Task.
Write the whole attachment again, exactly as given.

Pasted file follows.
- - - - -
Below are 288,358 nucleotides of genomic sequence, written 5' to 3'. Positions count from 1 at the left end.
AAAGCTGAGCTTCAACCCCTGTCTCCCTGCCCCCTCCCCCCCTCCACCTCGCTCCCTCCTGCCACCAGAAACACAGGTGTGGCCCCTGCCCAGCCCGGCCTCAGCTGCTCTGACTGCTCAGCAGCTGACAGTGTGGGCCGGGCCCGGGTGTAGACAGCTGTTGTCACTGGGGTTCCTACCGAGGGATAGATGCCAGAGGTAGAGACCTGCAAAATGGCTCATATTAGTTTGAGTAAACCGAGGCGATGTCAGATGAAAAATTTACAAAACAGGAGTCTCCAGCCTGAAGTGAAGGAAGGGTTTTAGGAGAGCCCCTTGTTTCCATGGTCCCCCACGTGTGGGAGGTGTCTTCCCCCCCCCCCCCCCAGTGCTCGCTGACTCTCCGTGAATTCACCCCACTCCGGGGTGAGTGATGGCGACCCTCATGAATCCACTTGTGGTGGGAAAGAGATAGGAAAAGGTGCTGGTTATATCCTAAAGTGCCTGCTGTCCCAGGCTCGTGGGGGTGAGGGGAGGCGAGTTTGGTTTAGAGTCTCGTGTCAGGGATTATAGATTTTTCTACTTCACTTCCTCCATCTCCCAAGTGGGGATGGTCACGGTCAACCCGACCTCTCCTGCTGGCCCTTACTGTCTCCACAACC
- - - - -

Below are 288,358 nucleotides of genomic sequence, written 5' to 3'. Positions count from 1 at the left end.
AAAGCTGAGCTTCAACCCCTGTCTCCCTGCCCCCTCCCCCCCTCCACCTCGCTCCCTCCTGCCACCAGAAACACAGGTGTGGCCCCTGCCCAGCCCGGCCTCAGCTGCTCTGACTGCTCAGCAGCTGACAGTGTGGGCCGGGCCCGGGTGTAGACAGCTGTTGTCACTGGGGTTCCTACCGAGGGATAGATGCCAGAGGTAGAGACCTGCAAAATGGCTCATATTAGTTTGAGTAAACCGAGGCGATGTCAGATGAAAAATTTACAAAACAGGAGTCTCCAGCCTGAAGTGAAGGAAGGGTTTTAGGAGAGCCCCTTGTTTCCATGGTCCCCCACGTGTGGGAGGTGTCTTCCCCCCCCCCCCCCCAGTGCTCGCTGACTCTCCGTGAATTCACCCCACTCCGGGGTGAGTGATGGCGACCCTCATGAATCCACTTGTGGTGGGAAAGAGATAGGAAAAGGTGCTGGTTATATCCTAAAGTGCCTGCTGTCCCAGGCTCGTGGGGGTGAGGGGAGGCGAGTTTGGTTTAGAGTCTCGTGTCAGGGATTATAGATTTTTCTACTTCACTTCCTCCATCTCCCAAGTGGGGATGGTCACGGTCAACCCGACCTCTCCTGCTGGCCCTTACTGTCTCCACAACC